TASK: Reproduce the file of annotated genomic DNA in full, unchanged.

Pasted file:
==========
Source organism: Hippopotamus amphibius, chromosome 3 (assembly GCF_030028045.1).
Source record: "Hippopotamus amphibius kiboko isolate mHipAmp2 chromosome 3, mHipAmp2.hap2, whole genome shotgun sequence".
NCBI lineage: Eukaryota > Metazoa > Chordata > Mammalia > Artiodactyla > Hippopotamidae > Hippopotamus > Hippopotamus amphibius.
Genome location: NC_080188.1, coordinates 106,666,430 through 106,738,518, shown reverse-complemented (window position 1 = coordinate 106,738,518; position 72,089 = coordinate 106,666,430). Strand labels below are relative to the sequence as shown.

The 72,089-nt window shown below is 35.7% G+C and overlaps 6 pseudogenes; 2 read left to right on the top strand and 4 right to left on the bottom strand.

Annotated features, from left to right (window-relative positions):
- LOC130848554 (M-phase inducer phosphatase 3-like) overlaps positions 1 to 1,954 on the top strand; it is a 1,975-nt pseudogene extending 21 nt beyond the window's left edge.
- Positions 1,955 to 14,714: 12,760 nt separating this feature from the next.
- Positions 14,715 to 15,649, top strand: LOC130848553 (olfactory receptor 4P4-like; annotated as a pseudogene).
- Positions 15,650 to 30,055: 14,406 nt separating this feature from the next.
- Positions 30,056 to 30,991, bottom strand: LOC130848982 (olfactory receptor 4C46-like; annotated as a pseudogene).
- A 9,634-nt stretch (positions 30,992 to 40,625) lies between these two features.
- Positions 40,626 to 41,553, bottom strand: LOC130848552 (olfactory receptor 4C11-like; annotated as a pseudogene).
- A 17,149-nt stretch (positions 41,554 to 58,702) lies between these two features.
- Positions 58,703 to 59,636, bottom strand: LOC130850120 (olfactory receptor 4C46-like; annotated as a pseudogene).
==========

Source organism: Hippopotamus amphibius, chromosome 3 (assembly GCF_030028045.1).
Source record: "Hippopotamus amphibius kiboko isolate mHipAmp2 chromosome 3, mHipAmp2.hap2, whole genome shotgun sequence".
NCBI lineage: Eukaryota > Metazoa > Chordata > Mammalia > Artiodactyla > Hippopotamidae > Hippopotamus > Hippopotamus amphibius.
Genome location: NC_080188.1, coordinates 106,666,430 through 106,738,518, shown reverse-complemented (window position 1 = coordinate 106,738,518; position 72,089 = coordinate 106,666,430). Strand labels below are relative to the sequence as shown.

The 72,089-nt window shown below is 35.7% G+C and overlaps 6 pseudogenes; 2 read left to right on the top strand and 4 right to left on the bottom strand.

Annotated features, from left to right (window-relative positions):
- LOC130848554 (M-phase inducer phosphatase 3-like) overlaps positions 1 to 1,954 on the top strand; it is a 1,975-nt pseudogene extending 21 nt beyond the window's left edge.
- Positions 1,955 to 14,714: 12,760 nt separating this feature from the next.
- Positions 14,715 to 15,649, top strand: LOC130848553 (olfactory receptor 4P4-like; annotated as a pseudogene).
- Positions 15,650 to 30,055: 14,406 nt separating this feature from the next.
- Positions 30,056 to 30,991, bottom strand: LOC130848982 (olfactory receptor 4C46-like; annotated as a pseudogene).
- A 9,634-nt stretch (positions 30,992 to 40,625) lies between these two features.
- Positions 40,626 to 41,553, bottom strand: LOC130848552 (olfactory receptor 4C11-like; annotated as a pseudogene).
- A 17,149-nt stretch (positions 41,554 to 58,702) lies between these two features.
- Positions 58,703 to 59,636, bottom strand: LOC130850120 (olfactory receptor 4C46-like; annotated as a pseudogene).